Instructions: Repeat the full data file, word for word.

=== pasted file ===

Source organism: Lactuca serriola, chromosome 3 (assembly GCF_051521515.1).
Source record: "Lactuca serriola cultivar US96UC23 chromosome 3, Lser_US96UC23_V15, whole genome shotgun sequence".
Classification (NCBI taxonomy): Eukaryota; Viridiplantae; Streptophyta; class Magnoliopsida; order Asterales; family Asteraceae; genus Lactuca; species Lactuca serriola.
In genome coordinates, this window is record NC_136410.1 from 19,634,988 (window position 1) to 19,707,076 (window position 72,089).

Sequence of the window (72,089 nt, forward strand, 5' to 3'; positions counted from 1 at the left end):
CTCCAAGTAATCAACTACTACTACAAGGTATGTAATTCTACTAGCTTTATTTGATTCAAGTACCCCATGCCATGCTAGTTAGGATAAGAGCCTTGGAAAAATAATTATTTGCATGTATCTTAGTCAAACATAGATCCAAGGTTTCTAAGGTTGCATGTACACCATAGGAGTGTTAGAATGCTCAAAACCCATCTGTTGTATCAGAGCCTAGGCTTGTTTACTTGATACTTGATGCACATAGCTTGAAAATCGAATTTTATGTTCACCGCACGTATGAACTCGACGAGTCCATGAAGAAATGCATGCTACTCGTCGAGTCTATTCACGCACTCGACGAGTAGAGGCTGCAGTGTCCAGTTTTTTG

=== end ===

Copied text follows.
Source organism: Lactuca serriola, chromosome 3 (assembly GCF_051521515.1).
Source record: "Lactuca serriola cultivar US96UC23 chromosome 3, Lser_US96UC23_V15, whole genome shotgun sequence".
Classification (NCBI taxonomy): Eukaryota; Viridiplantae; Streptophyta; class Magnoliopsida; order Asterales; family Asteraceae; genus Lactuca; species Lactuca serriola.
In genome coordinates, this window is record NC_136410.1 from 19,634,988 (window position 1) to 19,707,076 (window position 72,089).

Sequence of the window (72,089 nt, forward strand, 5' to 3'; positions counted from 1 at the left end):
CTCCAAGTAATCAACTACTACTACAAGGTATGTAATTCTACTAGCTTTATTTGATTCAAGTACCCCATGCCATGCTAGTTAGGATAAGAGCCTTGGAAAAATAATTATTTGCATGTATCTTAGTCAAACATAGATCCAAGGTTTCTAAGGTTGCATGTACACCATAGGAGTGTTAGAATGCTCAAAACCCATCTGTTGTATCAGAGCCTAGGCTTGTTTACTTGATACTTGATGCACATAGCTTGAAAATCGAATTTTATGTTCACCGCACGTATGAACTCGACGAGTCCATGAAGAAATGCATGCTACTCGTCGAGTCTATTCACGCACTCGACGAGTAGAGGCTGCAGTGTCCAGTTTTTTG